## Wednesday, 16 May 2012

### From naive physics to naive computation

Having done another couple of demos to interested observers, I've realised that the "translate" operation is not that useful. Translation is currently defined in terms of a vector, but the use of translation is most often to move something to the place you want it - the vector required to get it there is a byproduct, not the main point of interest. In fact, getting an object to a specified place is a real pain at present. The steps are:

• Create a point representation layer. The default behaviour, when a point representation is created over an image, is to use the centroid of the image as the default value, so this works OK.
• Create another point representation. The default behaviour, when another point is under this one, is to create a new randomised value. This is also OK, because an arbitrary translation can be used as the basis from which the user explores alternative values.
• Create a vector calculator. This will make a vector derived from the two points, which is also OK.
• Create a translation layer, which will use the original image, and the calculated vector, to move the image to the required point.

So there are four layers required to achieve one effect, which is arguably the most natural way to specify a translation anyway. Today I created a simpler variant of translation, which simply takes a point as a parameter and moves to there.

However, this does seem to point to a more general issue. My geometric operators are all nicely based on properly defined mathematical transformations. As a side-effect, this made them really easy to implement - each one simply corresponds to one of the Java Graphics2D AffineTransform operations. But perhaps we should be suspicious when the abstraction needed to implement a system function is too convenient - it's a sign that we might be imposing the programmer's mental model on the user.

In fact, every one of the geometric transforms has turned out to be not so closely related to the user applications that I've found interesting for those transforms. In a "naive geometry" approach, they could be described as follows:

• Translate -> "move it to here"
• Rotate -> "make it spin round" (usually as an animation that doesn't stop)
• Scale -> "stretch or squash" (not uniformly, but in various ways that drag handles can produce)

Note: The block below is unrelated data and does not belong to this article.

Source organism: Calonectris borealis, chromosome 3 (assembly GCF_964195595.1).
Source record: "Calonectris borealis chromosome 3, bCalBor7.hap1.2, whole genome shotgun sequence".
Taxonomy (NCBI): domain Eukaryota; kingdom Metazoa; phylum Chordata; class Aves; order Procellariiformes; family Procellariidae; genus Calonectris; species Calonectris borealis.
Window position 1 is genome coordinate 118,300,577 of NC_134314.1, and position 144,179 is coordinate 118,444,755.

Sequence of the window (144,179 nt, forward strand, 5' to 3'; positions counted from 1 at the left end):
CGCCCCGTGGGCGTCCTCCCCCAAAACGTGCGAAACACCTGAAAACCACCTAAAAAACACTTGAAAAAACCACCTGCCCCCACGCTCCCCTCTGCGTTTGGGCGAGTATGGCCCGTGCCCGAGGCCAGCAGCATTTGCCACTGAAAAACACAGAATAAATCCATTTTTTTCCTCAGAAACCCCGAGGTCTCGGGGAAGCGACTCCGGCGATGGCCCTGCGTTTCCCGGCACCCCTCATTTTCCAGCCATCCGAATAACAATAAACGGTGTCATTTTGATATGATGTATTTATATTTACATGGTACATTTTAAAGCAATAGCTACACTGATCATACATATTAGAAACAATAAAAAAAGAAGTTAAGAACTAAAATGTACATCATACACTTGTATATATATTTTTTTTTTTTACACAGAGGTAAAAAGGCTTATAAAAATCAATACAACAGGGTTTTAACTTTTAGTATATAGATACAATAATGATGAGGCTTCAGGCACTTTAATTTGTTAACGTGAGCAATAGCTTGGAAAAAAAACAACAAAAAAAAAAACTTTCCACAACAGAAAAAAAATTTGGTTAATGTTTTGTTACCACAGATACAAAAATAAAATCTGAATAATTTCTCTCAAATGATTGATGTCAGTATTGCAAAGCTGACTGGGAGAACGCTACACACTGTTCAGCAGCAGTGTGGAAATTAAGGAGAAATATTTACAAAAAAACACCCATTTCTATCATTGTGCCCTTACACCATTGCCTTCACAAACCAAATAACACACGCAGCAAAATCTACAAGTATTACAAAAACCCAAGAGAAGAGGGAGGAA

I suspect that I should discard the proper mathematical versions, replacing them with a move layer (which is what I had originally before making the more elegant mathematical transforms), a spin layer, and a layer that can reproduce any number of adjustments using the direct manipulation handles. This last will also overcome another problem. Although it was possible to generate a mathematical transform layer initialised according to handle manipulation, only the last manipulation was included - mainly because it would be so surprising to the user to see multiple layers of transform appear in response to a single button press.

Finally, a little reflection on "naive geometry". This takes me back to my MSc thesis, when I formulated a naive physics-style "qualitative trigonometry" that could be used for robust spatial reasoning by robots. Along with the rest of the naive physics / qualitative spatial reasoning movement in the mid 1980s, this could well have represented a user-orientation within the AI community, as we tried to create knowledge representations that were better aligned with common sense. At that time, the motivation was to replicate human problem-solving performance, rather than making computer "reasoning" easier for humans to understand, but the latter was  undoubtedly a side effect.

From a more HCI orientation, the Natural Programming project of Brad Myers and his students could be considered as an approach to defining a "naive computation" where program behaviour is described in common sense terms. I should probably have spotted this earlier, because I've been recommending it to Jamie Diprose, a student of Beryl's who is creating a visual programming language for healthcare robotics. I've encouraged Jamie to take an approach derived from John Pane's natural programming work, interviewing healthcare professionals to establish a vocabulary of domain concepts for use in his language. The healthcare robotics domain is sufficiently unlike the general purpose mechanical assembly domain of my own earlier work that I hadn't noticed the analogy to qualitative trigonometry, but now that I've noticed it, I could regard my project as creating a domain-specific language for exploratory image manipulation.